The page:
Since the 1960s the covers of long-playing records have undergone many changes.
Before the Beatles and Stones most records were just simple photographic images of the band leaders or crooners of the period.
During the 1960s when the counter-culture movement arrived albums underwent a major alteration.
The new artists had album covers that were more than just their mugs in close-up.
Before I continue let me be clear about what the cover of a record means to me.
I think covers are a canvas to be used to draw in would be listeners. It does not have to be literal or easy to understand.
After decades of releases before the internet we have thousands of covers to gawk at in pleasure and disgust.
The images can excite, enlighten, and become stand alone pieces of art.
In some cases they can also offend certain sensibilities.
The Beatles’ infamous butcher cover was censored by their record company upon release.
Guns N Roses biggest seller, “Appetite For Destruction” had its cover banned.
It featured a cartoon image of a flower girl being raped by a robot.
The aforementioned covers became highly valued on the market for collectors.
Their rarity increased the value of original prints. Digital representation of album art will never be valuable.
Many classic (old) rock groups hired artists to paint, photograph, and collage their cover art.
Roger Dean, Derek Riggs, and the firm Hipgnosis are good examples of why artists commission painters, graphic designers and illustrators.
The progressive rock group Yes compiled a catalog of music along with covers by Roger Dean.
His dreamscapes were colorful, fantastic, and surreal. This fit well with Yes’ music.
Derek Riggs painted the first 8 Iron Maiden album covers.
His art became instantly part of the band’s image.
Each cover features the mascot Eddie, a decaying corpse reanimated back to life.
The art collective Hipgnosis was hired by British art rock icons Pink Floyd.
The indelible photographic elements are imprinted on the memory of any classic rock fan forever.
Their cover images include a cow for Atom Mother, a flying pig for Animals, and a prism for Dark Side of the Moon.
The records pictured above included extras you cannot enjoy digitally.
Styx and Pink Floyd had posters within their sleeves.
One more artist I want to mention is Michael Doret a designer, lettering artist, and illustrator based in Los Angeles, California.
He has created logos, album covers, magazine covers, and art for various brands in media, advertising, and sports.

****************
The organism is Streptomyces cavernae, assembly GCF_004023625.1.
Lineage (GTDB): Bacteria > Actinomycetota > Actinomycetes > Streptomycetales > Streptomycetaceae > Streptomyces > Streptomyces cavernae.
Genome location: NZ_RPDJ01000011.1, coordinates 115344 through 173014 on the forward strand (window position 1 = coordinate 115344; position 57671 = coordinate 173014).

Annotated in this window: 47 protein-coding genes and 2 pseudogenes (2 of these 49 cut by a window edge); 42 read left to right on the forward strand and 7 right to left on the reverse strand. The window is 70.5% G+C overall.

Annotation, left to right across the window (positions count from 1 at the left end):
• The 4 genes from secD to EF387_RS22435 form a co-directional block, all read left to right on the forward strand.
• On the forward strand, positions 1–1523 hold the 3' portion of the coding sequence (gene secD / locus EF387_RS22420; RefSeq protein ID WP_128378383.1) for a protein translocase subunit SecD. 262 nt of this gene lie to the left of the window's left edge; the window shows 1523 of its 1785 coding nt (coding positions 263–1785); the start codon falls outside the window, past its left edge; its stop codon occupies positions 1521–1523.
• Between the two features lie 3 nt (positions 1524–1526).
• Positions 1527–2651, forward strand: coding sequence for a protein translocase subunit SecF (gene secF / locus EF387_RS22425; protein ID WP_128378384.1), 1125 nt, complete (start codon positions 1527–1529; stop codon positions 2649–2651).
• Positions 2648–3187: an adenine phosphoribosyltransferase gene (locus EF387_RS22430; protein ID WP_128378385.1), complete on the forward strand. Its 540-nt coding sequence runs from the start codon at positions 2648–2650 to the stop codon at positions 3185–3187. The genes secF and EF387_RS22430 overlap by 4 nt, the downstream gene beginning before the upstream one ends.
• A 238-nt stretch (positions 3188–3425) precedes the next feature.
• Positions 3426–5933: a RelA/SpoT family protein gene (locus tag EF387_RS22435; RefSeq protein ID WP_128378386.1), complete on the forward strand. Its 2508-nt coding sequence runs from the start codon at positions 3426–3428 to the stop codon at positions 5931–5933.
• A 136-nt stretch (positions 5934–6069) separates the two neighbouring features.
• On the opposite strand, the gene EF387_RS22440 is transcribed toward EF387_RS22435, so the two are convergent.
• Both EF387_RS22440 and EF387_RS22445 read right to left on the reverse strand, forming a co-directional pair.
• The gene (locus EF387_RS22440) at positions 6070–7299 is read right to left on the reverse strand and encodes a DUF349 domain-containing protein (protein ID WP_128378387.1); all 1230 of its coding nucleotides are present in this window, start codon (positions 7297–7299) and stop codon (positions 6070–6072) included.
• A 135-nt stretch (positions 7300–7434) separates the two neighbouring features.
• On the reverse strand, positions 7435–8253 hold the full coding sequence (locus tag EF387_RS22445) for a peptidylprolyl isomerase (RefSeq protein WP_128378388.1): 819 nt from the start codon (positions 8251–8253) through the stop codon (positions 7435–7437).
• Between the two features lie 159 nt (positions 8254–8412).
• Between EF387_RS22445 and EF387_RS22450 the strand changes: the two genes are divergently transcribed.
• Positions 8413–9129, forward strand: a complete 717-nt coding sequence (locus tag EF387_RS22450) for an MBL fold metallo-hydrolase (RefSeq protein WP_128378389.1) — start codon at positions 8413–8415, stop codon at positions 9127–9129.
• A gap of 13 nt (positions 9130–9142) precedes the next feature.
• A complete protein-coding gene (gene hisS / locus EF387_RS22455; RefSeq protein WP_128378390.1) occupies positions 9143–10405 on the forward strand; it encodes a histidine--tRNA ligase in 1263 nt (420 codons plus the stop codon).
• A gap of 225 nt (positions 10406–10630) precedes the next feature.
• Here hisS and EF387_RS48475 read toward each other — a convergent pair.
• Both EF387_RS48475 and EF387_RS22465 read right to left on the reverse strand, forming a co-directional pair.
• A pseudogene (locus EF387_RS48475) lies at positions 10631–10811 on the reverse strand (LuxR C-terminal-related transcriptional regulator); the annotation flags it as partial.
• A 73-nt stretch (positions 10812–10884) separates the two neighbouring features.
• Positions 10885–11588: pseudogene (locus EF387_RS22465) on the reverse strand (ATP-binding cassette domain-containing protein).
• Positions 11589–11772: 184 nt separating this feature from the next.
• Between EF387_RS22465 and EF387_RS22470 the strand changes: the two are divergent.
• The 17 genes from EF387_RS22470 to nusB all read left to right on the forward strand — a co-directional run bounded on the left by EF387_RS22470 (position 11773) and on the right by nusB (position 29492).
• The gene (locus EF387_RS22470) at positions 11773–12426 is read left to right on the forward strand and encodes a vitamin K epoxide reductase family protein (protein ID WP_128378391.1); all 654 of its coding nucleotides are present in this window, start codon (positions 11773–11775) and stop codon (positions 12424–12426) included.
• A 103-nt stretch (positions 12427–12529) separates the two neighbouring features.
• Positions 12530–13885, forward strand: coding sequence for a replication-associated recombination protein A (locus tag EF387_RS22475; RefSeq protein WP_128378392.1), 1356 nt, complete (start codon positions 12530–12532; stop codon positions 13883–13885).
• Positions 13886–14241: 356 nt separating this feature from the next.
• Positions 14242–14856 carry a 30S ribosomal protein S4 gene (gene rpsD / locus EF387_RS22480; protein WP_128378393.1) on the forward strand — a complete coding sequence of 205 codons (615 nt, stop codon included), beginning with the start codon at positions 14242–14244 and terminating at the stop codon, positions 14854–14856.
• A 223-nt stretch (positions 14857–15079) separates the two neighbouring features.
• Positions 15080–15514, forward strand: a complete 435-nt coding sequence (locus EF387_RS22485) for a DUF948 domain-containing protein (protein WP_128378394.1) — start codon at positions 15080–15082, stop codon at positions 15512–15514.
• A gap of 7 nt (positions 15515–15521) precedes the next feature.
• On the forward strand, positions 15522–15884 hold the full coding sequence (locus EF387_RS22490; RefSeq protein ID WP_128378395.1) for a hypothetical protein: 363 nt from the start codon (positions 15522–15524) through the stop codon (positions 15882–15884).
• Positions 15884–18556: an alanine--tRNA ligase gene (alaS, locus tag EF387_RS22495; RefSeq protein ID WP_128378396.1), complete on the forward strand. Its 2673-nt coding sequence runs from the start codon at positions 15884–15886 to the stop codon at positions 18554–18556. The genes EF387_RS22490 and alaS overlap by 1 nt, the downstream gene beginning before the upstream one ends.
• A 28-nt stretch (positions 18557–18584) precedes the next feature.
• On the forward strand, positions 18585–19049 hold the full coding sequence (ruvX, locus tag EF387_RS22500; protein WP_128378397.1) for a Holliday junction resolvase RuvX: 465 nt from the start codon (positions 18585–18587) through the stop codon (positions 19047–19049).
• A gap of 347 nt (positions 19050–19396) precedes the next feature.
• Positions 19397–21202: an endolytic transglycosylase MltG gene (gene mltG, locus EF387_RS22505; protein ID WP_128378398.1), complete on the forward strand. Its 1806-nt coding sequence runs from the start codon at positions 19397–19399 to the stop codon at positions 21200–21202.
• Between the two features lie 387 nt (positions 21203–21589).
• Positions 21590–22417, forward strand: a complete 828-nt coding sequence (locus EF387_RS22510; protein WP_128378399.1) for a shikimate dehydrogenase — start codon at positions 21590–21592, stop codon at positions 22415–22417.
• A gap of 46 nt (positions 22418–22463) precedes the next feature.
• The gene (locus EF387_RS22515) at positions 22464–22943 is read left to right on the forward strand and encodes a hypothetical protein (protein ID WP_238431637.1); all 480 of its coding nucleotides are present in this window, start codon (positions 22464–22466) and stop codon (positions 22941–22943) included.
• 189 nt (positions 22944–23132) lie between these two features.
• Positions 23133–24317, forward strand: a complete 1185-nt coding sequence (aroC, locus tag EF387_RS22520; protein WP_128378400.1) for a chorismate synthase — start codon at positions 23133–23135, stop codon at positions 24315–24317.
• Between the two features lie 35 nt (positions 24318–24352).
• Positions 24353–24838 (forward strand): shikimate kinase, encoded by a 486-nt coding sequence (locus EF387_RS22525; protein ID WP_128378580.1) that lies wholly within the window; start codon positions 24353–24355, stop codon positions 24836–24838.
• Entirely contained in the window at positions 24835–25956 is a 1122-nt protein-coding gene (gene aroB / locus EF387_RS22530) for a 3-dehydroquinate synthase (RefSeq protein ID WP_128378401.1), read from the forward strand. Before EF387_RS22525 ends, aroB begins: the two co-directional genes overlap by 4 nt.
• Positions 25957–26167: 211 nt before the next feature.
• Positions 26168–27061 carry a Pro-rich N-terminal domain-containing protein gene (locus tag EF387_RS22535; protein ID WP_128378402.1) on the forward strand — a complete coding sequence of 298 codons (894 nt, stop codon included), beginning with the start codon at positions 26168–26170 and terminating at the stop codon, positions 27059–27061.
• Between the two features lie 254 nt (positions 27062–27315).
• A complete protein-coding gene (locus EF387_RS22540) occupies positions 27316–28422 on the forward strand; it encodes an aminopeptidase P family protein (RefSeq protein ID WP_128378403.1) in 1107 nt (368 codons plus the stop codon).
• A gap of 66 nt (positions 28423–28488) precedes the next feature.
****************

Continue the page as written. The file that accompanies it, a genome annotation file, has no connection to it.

The illustration he created for Kiss in 1978 was so eye catching the band worked with him again in the 21st Century!
Rock N Roll Over by Kiss was the last album in which all four original members performed. Ace Frehley had no writing credit.
Sonic Boom was released in 2009. The art is sort of a follow up to its 1970s predecessor.
On vinyl the album was issued with vinyl platters in six different colors.
The Rock N Roll Over album was reissued in 2015, complete with a sheet of full color stickers replicating the cover art.
The art is the original size meant for public view when it’s on a physical item.
Digital cannot transmit how vivid these covers actually appear.
Many albums have gatefold sleeves. This means they open up to show a two panel artwork.
Queen used an image by scifi illustrator Frank Kelly for News of the World in 1977. A two panel gatefold is featured.
Today album frames are sold as a means to display album cover art.
There are many examples of art for record covers. I have covered a few of my favorites for this article.
Keep in mind none of this art looks great in digital form. In physical presence you must stop and stare.
Record albums are cherished items. The extra goodies inside like posters are really cool too.
To be fair, digital music files can show the art. It’s tiny and trapped under the glass of your smart device.
MP3 files can become corrupted. I have had to stop my PC many times due to bad playback.
Records force you to take better care of your music.
It is much more of an experience to play an album on a turntable. You value it more. And the art is for keeps!
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